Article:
EMI Tries Fake Word Of Mouth Campaign To Promote Ok Go
from the yer-doing-it-wrong dept
Well, well. We’ve written about the band Ok Go a few times here, as a band that definitely does seem to “get” what’s going on in terms of how to connect with fans and promote their music well. Many years ago, the band had spoken out against DRM, and, of course, they produced one of the most popular music videos of all time — the famous “treadmills” video. I would have embedded that video here, but Ok Go’s label, Capitol Records/EMI decided somewhere along the line that no one should want to share one of the most viral videos ever, and disabled all embedding. Brilliant.
So, when Ok Go put out a new album with a new “viral video” EMI once again banned embedding, apparently not realizing how this viral stuff works. Ok Go wrote about it, and basically made it clear that they’d tried over and over again to explain this stuff to Capitol/EMI, and the folks at the label simply didn’t get the value of making the video viral.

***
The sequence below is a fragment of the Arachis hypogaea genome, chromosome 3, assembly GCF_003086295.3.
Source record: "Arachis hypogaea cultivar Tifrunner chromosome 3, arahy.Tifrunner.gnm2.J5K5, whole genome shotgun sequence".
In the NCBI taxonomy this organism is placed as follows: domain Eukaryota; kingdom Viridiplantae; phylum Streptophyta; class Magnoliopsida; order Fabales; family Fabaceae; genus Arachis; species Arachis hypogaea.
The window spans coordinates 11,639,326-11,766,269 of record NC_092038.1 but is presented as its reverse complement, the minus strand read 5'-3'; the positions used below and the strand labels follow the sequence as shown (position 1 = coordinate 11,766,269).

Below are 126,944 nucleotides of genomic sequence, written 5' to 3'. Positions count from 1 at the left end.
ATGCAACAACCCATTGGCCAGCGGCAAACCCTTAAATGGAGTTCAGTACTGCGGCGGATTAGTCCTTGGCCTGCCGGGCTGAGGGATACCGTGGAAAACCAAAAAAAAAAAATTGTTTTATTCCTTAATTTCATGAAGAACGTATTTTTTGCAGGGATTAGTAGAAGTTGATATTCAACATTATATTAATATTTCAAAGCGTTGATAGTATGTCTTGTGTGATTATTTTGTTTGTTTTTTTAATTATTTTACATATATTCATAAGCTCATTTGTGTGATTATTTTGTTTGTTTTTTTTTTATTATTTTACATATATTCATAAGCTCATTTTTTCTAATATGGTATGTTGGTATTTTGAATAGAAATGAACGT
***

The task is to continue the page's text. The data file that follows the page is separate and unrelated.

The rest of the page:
Well, now, instead of allowing a real “word of mouth” viral campaign with the video, it looks like EMI/Capitol has decided to bootstrap a fake viral word of mouth campaign, by sending around emails (and even submitting directly to us) a request to “get a free Ok Go” song if you just Tweet about it. Seriously. So rather than letting people organically share what they wanted to share, EMI is trying to bribe people into promoting something else.
EMI, you’re doing it wrong.
In the meantime, the platform that EMI is using for this is easily defeated. You have to log in to Twitter Connect via a special promo page, and it asks you to send a specific twitter message about how you just got a free Ok Go song… but you can edit the message to say whatever you want. And, here’s a little trick: if you edit the message to be more than 140 characters, it doesn’t actually send to Twitter, and you still get the free song.
And wait, didn’t EMI insist in court that it never authorized free MP3s to be available online?
Anyway, the problem here is that EMI is trying to force people into doing things a specific way (not embedding, must tweet), rather than simply being open, sharing and (perhaps) suggesting they share things if they like with a friend. That’s much more authentic and real. This feels very fake and corporate. You build trust by actually putting stuff out there and seeing how people respond, rather than bribing them and limiting how they can share.